In February, 1947 the state bid to purchase the decoy airport tract in Elko from the War Assets Administration with the intention to build an African-American mental hospital. A streetscape, drainage, fire hydrants, and a water tower were erected, yet by June 1954 the Richmond paper had reported that “$500,000 of utilities are rusting at Elko.” In October 1955 the Fredericksburg Free-Lance Star reported that the state was beginning training of “the grounds and buildings department of the proposed Negro training school and hospital at Elko near Richmond,” but in February, 1957 the Governor approved a switch of the hospital’s site from Elko to Petersburg. The unfinished ghost landscape left behind remains an overgrown empty grid today attesting to measures of arrogance, racism, and distorted historical memory that distinguish Cold War America. Read the rest of this entry
At the heart of Indianapolis, Indiana’s Holliday Park sit the remnants of an artwork its designer hoped would be known as Constitution Mall. The remains are typically referred to simply as “the Ruins,” though, and in the heart of the city park they are a picturesque if unexpected backdrop: ambiguously evocative of a deteriorating heritage, the Greek columns, a reflecting pool, and a scatter of limestone statuary are today fenced-in and grown over with weeds. The centerpiece of the remains is an 1898 sculpture designed by Karl Bitter known as “the Races of Mankind” depicting three kneeling figures who represent “the Caucasian, Negro, and Mongolian races bearing mankind’s burden.”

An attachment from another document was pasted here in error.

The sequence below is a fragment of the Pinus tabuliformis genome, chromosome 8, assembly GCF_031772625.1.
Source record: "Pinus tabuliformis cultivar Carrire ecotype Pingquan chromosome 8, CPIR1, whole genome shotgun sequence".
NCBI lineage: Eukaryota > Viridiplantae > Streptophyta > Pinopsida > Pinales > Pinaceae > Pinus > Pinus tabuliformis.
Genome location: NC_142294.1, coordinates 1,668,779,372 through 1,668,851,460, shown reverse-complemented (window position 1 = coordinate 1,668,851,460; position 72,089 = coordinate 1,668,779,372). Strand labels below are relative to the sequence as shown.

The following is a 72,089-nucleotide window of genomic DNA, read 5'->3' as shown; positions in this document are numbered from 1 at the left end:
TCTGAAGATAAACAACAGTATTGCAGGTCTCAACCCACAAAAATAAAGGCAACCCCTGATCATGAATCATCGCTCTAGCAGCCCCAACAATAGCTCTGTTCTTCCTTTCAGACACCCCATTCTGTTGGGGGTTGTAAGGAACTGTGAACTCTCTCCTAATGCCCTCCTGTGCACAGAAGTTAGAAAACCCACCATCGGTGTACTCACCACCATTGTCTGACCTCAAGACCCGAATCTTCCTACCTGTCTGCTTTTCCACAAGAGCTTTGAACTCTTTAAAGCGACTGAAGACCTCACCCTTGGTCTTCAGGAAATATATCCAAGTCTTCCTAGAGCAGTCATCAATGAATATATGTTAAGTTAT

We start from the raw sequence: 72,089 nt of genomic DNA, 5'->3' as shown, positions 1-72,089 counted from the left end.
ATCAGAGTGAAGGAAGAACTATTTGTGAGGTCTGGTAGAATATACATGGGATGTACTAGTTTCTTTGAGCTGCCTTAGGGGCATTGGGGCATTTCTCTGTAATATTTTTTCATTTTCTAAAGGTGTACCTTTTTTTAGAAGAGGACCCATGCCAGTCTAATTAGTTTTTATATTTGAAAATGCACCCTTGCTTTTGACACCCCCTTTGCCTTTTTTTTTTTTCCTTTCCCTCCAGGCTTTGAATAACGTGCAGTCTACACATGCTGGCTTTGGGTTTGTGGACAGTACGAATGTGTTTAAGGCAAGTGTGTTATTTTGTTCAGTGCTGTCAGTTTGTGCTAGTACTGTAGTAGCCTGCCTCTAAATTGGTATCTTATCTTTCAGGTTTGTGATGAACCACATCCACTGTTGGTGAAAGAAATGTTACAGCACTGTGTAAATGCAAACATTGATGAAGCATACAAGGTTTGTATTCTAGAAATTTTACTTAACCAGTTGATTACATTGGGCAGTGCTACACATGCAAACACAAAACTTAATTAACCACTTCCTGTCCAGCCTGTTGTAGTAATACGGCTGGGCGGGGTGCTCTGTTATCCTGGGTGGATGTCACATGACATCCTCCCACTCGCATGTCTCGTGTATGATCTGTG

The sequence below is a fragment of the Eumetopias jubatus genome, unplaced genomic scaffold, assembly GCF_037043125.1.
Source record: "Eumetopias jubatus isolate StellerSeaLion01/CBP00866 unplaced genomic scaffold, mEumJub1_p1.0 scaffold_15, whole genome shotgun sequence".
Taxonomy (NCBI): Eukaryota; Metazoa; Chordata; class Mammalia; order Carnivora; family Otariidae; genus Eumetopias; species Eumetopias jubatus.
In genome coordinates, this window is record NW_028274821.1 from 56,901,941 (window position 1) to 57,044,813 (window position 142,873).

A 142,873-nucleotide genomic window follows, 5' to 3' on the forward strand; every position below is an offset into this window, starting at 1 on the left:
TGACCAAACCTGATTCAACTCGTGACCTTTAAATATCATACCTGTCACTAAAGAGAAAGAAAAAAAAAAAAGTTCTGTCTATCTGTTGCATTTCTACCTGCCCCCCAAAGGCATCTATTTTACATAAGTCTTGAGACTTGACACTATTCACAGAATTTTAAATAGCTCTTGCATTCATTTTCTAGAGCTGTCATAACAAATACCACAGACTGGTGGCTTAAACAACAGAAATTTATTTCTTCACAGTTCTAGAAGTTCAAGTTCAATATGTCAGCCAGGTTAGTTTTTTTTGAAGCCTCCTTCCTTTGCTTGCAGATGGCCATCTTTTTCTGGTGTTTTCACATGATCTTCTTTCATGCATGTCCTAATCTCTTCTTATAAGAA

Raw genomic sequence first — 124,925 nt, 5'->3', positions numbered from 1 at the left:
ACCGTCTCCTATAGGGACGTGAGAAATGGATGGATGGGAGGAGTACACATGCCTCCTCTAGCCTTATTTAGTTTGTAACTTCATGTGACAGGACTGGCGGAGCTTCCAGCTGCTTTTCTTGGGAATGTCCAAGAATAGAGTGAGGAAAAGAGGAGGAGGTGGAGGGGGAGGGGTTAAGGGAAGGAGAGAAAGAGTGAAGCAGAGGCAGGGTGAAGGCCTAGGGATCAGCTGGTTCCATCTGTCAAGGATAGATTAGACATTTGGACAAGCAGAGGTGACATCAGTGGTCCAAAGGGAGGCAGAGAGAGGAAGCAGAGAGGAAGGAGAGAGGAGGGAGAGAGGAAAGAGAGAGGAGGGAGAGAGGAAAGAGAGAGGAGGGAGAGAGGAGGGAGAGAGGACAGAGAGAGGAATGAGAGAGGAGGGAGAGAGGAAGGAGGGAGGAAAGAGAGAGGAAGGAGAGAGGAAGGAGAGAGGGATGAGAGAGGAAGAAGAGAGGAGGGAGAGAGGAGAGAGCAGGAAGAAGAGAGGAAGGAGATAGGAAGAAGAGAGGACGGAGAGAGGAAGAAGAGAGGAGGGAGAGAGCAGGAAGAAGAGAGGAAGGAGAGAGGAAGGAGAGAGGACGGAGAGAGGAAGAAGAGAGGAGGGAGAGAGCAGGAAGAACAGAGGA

The three sculptures were created at the end of the 19th century, but the installation itself was created in the 1960s and 1970s, a faux ruin rather than a genuine architectural shell. Park boosters’ interest in “renovating” the Ruins now signals that the piece has passed from an artwork evoking romantic ruination to a true ruin that somehow fails to capture an aesthetic ideal and has no self-evident consumable value. The discussion over how to rescue an artwork that was always intended to be a ruin illuminates the complicated intersection of aesthetics and ruination.